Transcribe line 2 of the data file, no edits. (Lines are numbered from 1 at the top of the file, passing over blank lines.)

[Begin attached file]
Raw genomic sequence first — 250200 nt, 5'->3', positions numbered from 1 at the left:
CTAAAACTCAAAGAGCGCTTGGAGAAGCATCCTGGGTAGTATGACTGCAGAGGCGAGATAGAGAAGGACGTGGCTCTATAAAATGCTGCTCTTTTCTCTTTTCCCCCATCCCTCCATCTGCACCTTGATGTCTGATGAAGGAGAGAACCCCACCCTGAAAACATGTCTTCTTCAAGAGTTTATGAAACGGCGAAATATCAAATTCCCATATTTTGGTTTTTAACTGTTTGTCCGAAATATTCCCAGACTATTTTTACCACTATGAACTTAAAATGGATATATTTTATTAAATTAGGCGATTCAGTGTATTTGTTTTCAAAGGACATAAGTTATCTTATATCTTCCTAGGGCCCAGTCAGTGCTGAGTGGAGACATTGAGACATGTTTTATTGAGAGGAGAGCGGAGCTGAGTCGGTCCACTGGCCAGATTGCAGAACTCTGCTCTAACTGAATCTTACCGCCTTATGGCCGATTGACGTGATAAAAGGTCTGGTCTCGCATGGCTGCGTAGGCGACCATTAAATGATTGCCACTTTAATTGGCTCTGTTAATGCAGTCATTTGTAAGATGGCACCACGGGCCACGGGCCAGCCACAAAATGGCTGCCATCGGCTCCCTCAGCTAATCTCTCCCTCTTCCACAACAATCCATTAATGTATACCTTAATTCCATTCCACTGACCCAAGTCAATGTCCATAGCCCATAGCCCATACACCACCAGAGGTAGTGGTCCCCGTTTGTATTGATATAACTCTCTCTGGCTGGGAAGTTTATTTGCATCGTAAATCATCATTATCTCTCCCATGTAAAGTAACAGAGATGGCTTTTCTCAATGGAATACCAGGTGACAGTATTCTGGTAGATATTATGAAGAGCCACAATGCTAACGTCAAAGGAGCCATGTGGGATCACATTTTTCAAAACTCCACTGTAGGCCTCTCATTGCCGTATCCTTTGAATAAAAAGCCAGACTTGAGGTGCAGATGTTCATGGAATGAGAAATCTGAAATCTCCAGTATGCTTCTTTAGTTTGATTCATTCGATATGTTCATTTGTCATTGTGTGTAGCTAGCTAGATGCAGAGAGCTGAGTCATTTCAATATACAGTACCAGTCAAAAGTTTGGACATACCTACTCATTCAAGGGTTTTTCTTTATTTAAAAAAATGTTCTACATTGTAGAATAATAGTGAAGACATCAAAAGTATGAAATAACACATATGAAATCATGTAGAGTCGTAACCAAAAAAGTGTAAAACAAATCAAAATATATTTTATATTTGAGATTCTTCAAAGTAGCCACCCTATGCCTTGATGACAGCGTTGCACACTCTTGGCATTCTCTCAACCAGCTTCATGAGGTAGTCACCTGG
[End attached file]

CTAAAACTCAAAGAGCGCTTGGAGAAGCATCCTGGGTAGTATGACTGCAGAGGCGAGATAGAGAAGGACGTGGCTCTATAAAATGCTGCTCTTTTCTCTTTTCCCCCATCCCTCCATCTGCACCTTGATGTCTGATGAAGGAGAGAACCCCACCCTGAAAACATGTCTTCTTCAAGAGTTTATGAAACGGCGAAATATCAAATTCCCATATTTTGGTTTTTAACTGTTTGTCCGAAATATTCCCAGACTATTTTTACCACTATGAACTTAAAATGGATATATTTTATTAAATTAGGCGATTCAGTGTATTTGTTTTCAAAGGACATAAGTTATCTTATATCTTCCTAGGGCCCAGTCAGTGCTGAGTGGAGACATTGAGACATGTTTTATTGAGAGGAGAGCGGAGCTGAGTCGGTCCACTGGCCAGATTGCAGAACTCTGCTCTAACTGAATCTTACCGCCTTATGGCCGATTGACGTGATAAAAGGTCTGGTCTCGCATGGCTGCGTAGGCGACCATTAAATGATTGCCACTTTAATTGGCTCTGTTAATGCAGTCATTTGTAAGATGGCACCACGGGCCACGGGCCAGCCACAAAATGGCTGCCATCGGCTCCCTCAGCTAATCTCTCCCTCTTCCACAACAATCCATTAATGTATACCTTAATTCCATTCCACTGACCCAAGTCAATGTCCATAGCCCATAGCCCATACACCACCAGAGGTAGTGGTCCCCGTTTGTATTGATATAACTCTCTCTGGCTGGGAAGTTTATTTGCATCGTAAATCATCATTATCTCTCCCATGTAAAGTAACAGAGATGGCTTTTCTCAATGGAATACCAGGTGACAGTATTCTGGTAGATATTATGAAGAGCCACAATGCTAACGTCAAAGGAGCCATGTGGGATCACATTTTTCAAAACTCCACTGTAGGCCTCTCATTGCCGTATCCTTTGAATAAAAAGCCAGACTTGAGGTGCAGATGTTCATGGAATGAGAAATCTGAAATCTCCAGTATGCTTCTTTAGTTTGATTCATTCGATATGTTCATTTGTCATTGTGTGTAGCTAGCTAGATGCAGAGAGCTGAGTCATTTCAATATACAGTACCAGTCAAAAGTTTGGACATACCTACTCATTCAAGGGTTTTTCTTTATTTAAAAAAATGTTCTACATTGTAGAATAATAGTGAAGACATCAAAAGTATGAAATAACACATATGAAATCATGTAGAGTCGTAACCAAAAAAGTGTAAAACAAATCAAAATATATTTTATATTTGAGATTCTTCAAAGTAGCCACCCTATGCCTTGATGACAGCGTTGCACACTCTTGGCATTCTCTCAACCAGCTTCATGAGGTAGTCACCTGG